Definitions

from The American Heritage® Dictionary of the English Language, 5th Edition.

  • noun A tendon.
  • noun Vigorous strength; muscular power.
  • noun The source or mainstay of vitality and strength.
  • transitive verb To strengthen with or as if with sinews.

from The Century Dictionary.

  • noun A cord or tendon of the body. See tendon.
  • noun A nerve. Compare aponeurosis.
  • noun Hence Figuratively, muscle; nerve; nervous energy; strength.
  • noun A string or chord, as of a musical instrument.
  • noun That which gives strength or in which strength consists; a supporting member or factor; a mainstay.
  • To furnish with sinews; strengthen as by sinews; make robust; harden; steel.
  • To serve as sinews of; be the support or mainstay of.
  • To knit or bind strongly; join firmly.

from the GNU version of the Collaborative International Dictionary of English.

  • noun (Anat.) A tendon or tendonous tissue. See Tendon.
  • noun rare Muscle; nerve.
  • noun Fig.: That which supplies strength or power.
  • transitive verb To knit together, or make strong with, or as with, sinews.

from Wiktionary, Creative Commons Attribution/Share-Alike License.

  • noun anatomy A cord or tendon of the body.
  • noun obsolete A nerve.
  • noun figuratively Muscle; nerve; nervous energy; vigor; vigorous strength; muscular power.
  • noun A string or chord, as of a musical instrument.
  • noun figuratively That which gives strength or in which strength consists; a supporting member or factor; mainstay; source of acquiring strength (often plural).
  • verb To knit together, or make strong with, or as if with, sinews.

from WordNet 3.0 Copyright 2006 by Princeton University. All rights reserved.

  • noun a cord or band of inelastic tissue connecting a muscle with its bony attachment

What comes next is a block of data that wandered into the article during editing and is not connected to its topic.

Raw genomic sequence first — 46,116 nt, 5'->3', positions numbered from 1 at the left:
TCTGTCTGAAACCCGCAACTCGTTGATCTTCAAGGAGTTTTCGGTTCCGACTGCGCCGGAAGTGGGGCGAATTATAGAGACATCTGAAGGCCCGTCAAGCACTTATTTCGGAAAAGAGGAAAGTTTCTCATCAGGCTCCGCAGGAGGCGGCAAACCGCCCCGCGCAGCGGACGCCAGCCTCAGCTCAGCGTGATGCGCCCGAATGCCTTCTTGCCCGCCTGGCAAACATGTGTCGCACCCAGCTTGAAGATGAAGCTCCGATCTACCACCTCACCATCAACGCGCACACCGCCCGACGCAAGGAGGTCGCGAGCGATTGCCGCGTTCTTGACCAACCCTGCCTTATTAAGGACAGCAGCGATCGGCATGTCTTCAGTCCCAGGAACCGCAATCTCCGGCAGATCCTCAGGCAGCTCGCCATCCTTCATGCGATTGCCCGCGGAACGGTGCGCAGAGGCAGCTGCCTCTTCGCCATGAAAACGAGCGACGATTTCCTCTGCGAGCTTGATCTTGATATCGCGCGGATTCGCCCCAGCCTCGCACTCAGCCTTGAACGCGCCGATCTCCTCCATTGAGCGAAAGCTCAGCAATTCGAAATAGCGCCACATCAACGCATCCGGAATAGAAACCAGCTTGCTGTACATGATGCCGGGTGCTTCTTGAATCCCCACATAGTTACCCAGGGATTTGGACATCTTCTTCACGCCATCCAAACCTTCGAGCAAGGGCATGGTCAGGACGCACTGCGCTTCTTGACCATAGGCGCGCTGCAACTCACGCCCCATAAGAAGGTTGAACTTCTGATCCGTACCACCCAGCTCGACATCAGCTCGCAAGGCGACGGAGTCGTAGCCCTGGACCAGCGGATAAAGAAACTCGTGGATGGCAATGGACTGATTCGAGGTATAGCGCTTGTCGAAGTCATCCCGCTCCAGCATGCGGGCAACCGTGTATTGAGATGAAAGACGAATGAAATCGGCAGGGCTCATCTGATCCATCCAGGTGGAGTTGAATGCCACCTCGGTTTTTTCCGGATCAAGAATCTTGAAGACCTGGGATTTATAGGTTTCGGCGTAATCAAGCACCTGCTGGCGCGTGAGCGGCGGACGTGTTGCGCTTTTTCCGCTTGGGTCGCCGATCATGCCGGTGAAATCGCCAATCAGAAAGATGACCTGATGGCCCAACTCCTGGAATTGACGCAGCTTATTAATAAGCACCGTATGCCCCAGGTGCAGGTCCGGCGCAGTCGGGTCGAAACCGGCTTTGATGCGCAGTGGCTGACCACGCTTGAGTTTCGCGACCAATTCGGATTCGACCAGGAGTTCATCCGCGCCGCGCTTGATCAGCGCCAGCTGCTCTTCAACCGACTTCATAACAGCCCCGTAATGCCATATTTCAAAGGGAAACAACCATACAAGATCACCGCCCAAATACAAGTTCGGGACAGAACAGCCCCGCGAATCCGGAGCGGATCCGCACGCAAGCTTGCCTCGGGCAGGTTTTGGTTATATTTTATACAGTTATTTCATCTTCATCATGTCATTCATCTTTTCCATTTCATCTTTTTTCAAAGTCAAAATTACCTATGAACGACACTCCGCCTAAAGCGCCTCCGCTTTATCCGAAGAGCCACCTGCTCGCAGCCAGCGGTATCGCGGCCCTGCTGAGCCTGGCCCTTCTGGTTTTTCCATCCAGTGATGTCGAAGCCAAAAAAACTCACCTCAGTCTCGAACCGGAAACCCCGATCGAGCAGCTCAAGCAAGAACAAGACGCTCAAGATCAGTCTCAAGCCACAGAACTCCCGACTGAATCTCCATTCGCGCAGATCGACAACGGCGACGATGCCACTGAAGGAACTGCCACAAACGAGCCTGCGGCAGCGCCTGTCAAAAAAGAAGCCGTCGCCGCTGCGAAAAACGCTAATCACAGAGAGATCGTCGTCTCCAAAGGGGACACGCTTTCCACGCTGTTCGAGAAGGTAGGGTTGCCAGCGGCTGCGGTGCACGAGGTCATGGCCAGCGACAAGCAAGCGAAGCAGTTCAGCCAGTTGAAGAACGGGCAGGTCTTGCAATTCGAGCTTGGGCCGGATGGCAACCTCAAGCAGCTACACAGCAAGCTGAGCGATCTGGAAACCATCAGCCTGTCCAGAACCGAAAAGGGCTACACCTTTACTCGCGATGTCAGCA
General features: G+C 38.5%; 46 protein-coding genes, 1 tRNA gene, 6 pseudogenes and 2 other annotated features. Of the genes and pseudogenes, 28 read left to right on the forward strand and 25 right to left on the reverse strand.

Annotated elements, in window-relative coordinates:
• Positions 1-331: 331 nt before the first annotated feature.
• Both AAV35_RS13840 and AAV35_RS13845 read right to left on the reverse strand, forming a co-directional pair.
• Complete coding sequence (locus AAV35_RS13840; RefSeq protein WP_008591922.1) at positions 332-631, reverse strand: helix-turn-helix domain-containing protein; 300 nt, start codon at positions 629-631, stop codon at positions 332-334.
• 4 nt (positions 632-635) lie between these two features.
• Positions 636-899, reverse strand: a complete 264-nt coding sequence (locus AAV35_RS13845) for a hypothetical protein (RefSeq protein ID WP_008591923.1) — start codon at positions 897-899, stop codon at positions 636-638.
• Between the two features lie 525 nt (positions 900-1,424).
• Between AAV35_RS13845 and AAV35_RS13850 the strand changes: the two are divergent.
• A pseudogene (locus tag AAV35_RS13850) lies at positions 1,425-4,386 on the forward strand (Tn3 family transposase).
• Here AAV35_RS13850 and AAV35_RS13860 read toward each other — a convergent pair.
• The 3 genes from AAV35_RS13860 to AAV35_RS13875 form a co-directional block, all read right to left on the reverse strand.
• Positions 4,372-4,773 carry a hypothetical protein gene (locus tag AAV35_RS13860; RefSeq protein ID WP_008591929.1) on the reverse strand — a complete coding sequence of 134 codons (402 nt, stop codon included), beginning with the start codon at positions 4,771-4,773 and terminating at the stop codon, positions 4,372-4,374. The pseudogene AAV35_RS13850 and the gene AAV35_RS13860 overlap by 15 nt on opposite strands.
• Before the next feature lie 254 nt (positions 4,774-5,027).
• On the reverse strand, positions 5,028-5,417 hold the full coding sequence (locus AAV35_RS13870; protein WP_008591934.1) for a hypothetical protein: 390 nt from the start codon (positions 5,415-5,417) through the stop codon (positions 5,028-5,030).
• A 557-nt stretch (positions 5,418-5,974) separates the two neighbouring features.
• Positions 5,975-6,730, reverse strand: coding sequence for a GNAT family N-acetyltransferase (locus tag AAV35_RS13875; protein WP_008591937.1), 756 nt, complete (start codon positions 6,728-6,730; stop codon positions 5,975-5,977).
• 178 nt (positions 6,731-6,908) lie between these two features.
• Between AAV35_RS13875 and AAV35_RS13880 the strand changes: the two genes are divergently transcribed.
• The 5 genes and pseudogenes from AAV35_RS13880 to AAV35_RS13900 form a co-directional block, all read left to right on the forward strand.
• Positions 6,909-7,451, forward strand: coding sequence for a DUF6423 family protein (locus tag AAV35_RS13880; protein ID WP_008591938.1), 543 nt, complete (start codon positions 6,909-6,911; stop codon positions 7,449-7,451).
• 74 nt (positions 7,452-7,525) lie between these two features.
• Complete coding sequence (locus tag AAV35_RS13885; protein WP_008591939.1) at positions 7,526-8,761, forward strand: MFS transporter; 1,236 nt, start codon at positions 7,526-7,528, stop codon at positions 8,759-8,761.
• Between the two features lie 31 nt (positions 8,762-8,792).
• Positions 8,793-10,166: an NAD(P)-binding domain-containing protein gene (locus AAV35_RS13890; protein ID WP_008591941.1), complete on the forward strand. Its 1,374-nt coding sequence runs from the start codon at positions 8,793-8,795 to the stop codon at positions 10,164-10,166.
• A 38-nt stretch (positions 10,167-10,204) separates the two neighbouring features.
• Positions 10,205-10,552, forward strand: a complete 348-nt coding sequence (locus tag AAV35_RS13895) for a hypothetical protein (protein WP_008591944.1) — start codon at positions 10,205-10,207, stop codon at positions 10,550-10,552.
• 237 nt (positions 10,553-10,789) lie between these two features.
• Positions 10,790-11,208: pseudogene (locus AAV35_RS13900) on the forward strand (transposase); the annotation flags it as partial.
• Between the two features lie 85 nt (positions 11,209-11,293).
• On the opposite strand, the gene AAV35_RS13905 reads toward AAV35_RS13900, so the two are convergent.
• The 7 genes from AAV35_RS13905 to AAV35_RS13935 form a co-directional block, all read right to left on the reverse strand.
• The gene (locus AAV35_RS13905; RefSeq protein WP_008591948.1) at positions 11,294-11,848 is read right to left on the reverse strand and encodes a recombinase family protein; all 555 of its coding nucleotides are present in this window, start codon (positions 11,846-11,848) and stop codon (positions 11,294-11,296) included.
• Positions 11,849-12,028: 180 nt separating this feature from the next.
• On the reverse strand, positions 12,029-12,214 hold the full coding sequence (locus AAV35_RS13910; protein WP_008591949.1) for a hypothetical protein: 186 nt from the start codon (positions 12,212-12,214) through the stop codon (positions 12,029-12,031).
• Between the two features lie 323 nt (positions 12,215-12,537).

• noun possessing muscular strength

Etymologies

from The American Heritage® Dictionary of the English Language, 4th Edition

[Middle English sinewe, from Old English sinewe, oblique form of seonu, sinu.]

from Wiktionary, Creative Commons Attribution/Share-Alike License

From Middle English sinewe, synow, sinue, from Old English sinu, synu, senu, seono, seonu ("sinew, nerve, tendon"), from Proto-Germanic *sinwō, *senawō (“sinew”), from Proto-Indo-European *senew-, *snēw- (“tendon”), from Proto-Indo-European *sey- (“to bind, knit, tie together, tie to, connect”). Cognate with Scots senon, sinnon, sinnow ("sinew"), Saterland Frisian Siene ("sinew"), West Frisian senuw, sine ("nerve, sinew"), Dutch zenuw ("nerve, sinew"), German Sehne ("tendon, cord, sinew"), Swedish sena ("sinew"), Icelandic sin ("tendon"), Latin nervus ("sinew, nerve, tendon"), Ancient Greek νεῦρον (neũron, "tendon, cord, nerve"), Avestan  (snāvar-, "tendon, sinew"), Sanskrit  (snāvan-, snāván-, "tendon, muscle, sinew"), Tocharian B ṣñor.

Examples

Comments

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  • "I see in him outrageous strength, with an inscrutable malice sinewing it."

    - Melville, Moby-Dick, ch. 36

    July 25, 2008